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In Theory: How AMD's Ryzen will disrupt the gaming CPU market


It’s been 11 years since Intel released its first Core 2 Duo processors and a decade since the arrival of the epoch-making Core 2 Quad. It’s been a period of complete domination, with multiple AMD architectures failing to break Intel’s monopoly on the x86 market. But within weeks, the red team’s Ryzen line will be with us, new leaks are arriving by the day and they all tell us the same thing – the price to performance ratio looks astonishing.

Recently, we ran an article on the immediate future of CPU technology – and the prognosis wasn’t hugely optimistic. Intel’s Kaby Lake saw frequencies pushed to their limits, with no new fabrication node to move onto and no changes to the core architecture whatsoever. The products remain excellent in performance terms, but innovation is stagnant. We wondered how Ryzen could shake things up, bearing in mind that the only processor we’d seen appeared to be targeting Intel’s octo-core i7 6900K – a $1000 CPU. It seemed reasonable to assume that AMD would target this premium market first before moving onto mainstream processors, but the reality is now clear: Ryzen is set to be a major disruptive force with highly aggressive pricing across the entire stack. Multiple leaks are suggesting that AMD’s top-tier Ryzen processors start at $320 – in the same price range as the Core i7 7700K.

AMD isn’t stopping there, as the entire product stack has leaked, from the top-tier Ryzen 7 1800X, right down to the Ryzen 3 1100. The naming convention is clearly intentional; the stack is designed to line up with and compete against Core i3, i5 and i7 mainstream Intel processors. We expect a launch soon based on the top-end Ryzen 7 octo-core parts, but when the full stack is on the market, we should see AMD offering more cores, more threads and more power – assuming that the red team’s claims and demos are borne out in real-world testing. Leaked benchmarks certainly look promising.

Starting at the top-end, Ryzen 7 offers twice the number of cores and threads as the Core i7 7700K, with prices in the same ballpark. AMD’s more budget-orientated Ryzen i3 faces off against Core i3, offering a pure quad-core part, apparently with prices starting at just $129, if the leaks are to be believed. But it’s Ryzen 5 where things get interesting for gamers – there we see a mixture of six-core/12-thread and four-core/eight-thread processors for Core i5 money. This is the gamer’s heartland, and the arrival of a well-priced six-core CPU that can compete with Intel is significant for reasons we’ll go into shortly.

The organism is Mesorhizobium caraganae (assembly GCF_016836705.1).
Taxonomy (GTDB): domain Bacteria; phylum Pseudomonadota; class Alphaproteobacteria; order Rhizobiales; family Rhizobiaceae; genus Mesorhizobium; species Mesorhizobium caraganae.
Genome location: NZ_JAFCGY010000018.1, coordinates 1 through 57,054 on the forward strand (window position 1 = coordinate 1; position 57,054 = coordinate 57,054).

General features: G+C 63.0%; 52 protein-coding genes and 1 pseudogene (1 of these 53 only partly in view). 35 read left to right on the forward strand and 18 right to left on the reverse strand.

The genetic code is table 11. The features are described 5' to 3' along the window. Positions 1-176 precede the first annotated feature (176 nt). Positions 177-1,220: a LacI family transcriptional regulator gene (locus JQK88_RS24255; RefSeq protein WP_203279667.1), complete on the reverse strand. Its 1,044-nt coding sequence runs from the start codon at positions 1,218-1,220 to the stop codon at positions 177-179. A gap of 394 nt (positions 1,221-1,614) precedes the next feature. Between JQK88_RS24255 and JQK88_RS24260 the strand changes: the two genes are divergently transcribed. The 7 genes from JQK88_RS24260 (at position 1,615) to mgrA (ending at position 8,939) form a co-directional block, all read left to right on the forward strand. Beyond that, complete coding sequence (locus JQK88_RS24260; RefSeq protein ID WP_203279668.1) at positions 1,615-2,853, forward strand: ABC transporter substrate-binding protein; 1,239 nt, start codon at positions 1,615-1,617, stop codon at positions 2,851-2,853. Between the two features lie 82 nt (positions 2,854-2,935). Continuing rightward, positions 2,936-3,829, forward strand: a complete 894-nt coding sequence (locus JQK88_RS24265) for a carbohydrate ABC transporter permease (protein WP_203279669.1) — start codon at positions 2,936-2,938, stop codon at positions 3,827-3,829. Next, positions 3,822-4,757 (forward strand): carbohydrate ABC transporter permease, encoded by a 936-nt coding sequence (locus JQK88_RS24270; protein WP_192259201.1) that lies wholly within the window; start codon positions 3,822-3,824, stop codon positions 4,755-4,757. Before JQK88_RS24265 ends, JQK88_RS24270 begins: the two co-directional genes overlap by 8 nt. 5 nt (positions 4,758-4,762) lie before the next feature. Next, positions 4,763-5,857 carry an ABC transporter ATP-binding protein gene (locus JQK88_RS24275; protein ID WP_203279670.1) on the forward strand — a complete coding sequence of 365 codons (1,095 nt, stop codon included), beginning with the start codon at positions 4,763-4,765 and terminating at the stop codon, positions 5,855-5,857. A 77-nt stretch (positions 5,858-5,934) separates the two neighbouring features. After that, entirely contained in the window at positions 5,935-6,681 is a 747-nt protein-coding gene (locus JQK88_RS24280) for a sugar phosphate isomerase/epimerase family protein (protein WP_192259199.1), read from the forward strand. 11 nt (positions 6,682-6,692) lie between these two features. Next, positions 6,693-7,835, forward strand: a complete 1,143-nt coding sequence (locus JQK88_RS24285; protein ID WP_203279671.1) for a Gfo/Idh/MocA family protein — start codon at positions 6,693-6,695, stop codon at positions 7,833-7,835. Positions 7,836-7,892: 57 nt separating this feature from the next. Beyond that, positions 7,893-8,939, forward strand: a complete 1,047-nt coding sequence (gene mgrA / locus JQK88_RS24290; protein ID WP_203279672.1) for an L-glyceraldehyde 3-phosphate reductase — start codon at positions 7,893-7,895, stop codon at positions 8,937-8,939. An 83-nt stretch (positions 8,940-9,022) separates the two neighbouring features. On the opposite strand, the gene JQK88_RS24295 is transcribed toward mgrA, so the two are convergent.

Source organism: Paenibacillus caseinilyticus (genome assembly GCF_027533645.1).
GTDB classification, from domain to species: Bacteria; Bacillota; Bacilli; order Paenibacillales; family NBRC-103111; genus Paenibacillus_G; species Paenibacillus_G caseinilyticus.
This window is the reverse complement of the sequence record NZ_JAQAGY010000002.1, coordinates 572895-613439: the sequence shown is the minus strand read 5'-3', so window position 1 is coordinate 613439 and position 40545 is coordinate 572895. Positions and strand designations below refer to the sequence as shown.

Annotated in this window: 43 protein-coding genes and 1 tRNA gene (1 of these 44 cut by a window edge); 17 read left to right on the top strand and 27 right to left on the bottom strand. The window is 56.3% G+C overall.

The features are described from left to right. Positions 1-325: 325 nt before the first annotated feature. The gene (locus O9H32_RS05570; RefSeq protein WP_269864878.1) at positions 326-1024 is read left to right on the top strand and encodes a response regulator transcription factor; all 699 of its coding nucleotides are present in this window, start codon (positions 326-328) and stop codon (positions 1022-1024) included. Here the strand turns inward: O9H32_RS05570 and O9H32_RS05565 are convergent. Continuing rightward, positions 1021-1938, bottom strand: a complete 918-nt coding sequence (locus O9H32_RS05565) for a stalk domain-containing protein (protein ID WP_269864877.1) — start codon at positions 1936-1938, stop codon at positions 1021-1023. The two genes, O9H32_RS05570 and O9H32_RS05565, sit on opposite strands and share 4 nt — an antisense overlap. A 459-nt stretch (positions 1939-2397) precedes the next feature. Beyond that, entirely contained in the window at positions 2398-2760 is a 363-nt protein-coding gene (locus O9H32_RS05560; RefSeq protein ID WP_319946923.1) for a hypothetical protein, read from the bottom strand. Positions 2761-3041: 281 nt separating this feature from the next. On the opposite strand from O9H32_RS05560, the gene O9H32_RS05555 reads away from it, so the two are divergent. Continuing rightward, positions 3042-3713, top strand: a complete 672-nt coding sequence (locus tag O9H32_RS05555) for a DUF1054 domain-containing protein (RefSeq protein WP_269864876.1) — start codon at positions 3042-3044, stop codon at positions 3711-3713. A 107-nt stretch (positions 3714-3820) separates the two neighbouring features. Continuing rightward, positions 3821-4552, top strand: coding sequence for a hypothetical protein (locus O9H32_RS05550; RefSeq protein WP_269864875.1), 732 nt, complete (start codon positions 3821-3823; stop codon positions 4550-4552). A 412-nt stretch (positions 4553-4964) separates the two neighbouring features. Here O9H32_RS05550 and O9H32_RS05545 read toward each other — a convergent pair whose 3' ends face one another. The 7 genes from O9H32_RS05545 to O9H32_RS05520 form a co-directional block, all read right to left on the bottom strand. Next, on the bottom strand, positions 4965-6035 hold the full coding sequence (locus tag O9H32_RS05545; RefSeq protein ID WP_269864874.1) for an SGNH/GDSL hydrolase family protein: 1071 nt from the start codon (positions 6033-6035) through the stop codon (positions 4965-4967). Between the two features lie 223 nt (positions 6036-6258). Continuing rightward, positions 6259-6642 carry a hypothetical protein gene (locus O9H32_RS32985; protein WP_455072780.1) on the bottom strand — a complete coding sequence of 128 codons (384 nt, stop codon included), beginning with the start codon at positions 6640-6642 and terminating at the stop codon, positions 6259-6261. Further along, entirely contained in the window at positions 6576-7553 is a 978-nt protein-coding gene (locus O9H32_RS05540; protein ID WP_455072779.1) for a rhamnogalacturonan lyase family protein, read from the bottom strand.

amd
CPU Cores/Threads Base Clock Boost Clock XFR Clock Price
Ryzen 7 1800X 8/16 3.6GHz 4.0GHz 4.0GHz+ $495
Ryzen 7 1700X 8/16 3.4GHz 3.8GHz 3.8GHz+ $389
Ryzen 7 1700 8/16 3.0GHz 3.7GHz $319
Ryzen 5 1600X 6/12 3.3GHz 3.7GHz 3.7GHz+ $259
Ryzen 5 1500 6/12 3.2GHz 3.5GHz $229
Ryzen 5 1400X 4/8 3.5GHz 3.9GHz 3.9GHz+ $199
Ryzen 5 1300 4/8 3.2GHz 3.5GHz $175
Ryzen 3 1200X 4/4 3.4GHz 3.8GHz 3.8GHz+ $149
Ryzen 3 1100 4/4 3.2GHz 3.5GHz $129

Looking at the leaked stack, there are some interesting stats to assess. We have base frequencies for each processor, along with turbo clock (an auto-overclock designed to operate within TDP – Intel has something very similar) plus a new variable: XFR clock. The idea with XFR is that attaching a custom cooling solution gives the processor further auto-overclocking headroom, and that’s intriguing, because AMD has confirmed that all Ryzen processors can be overclocked – there are no K chips or equivalent here, which begs the question of what the difference is between X and non-X processors. Not included in the table is a further line of ‘Pro’ chips – and quite what sets them apart isn’t clear, though support for enterprise features seems like a reasonable guess.

So on paper at least, Ryzen is looking sensational in terms of price vs performance, and various leaked synthetic benchmarks have appeared showing the architecture competitive with Intel’s eight-core behemoths, such as the Core i7 5960X, based on the Haswell architecture – and its Broadwell-based successor, the Core i7 6900K. Which leads us onto two questions: firstly, how will gaming performance pan out, and secondly – just how is a much smaller company able to undercut Intel so massively? Has Intel really been ripping us off over the last decade?

To address gaming performance first, two variables are at play – IPC (instructions per clock) and frequency. Having fast single-thread performance compared with high clock speeds tends to be vey important for gaming, which explains why the Core i7 6700K managed to narrowly beat out both the six-core i7 5820K and the eight-core 5960X in our gaming CPU face-off last year. Two generations of IPC improvements along with higher clocks – remarkably – proved to be far more beneficial than more cores. Based on AMD’s own tests, still to be confirmed outside of controlled conditions, Ryzen has single-thread performance on par with Intel’s older Broadwell architecture and the stated clocks are lower than the new i7 7700K.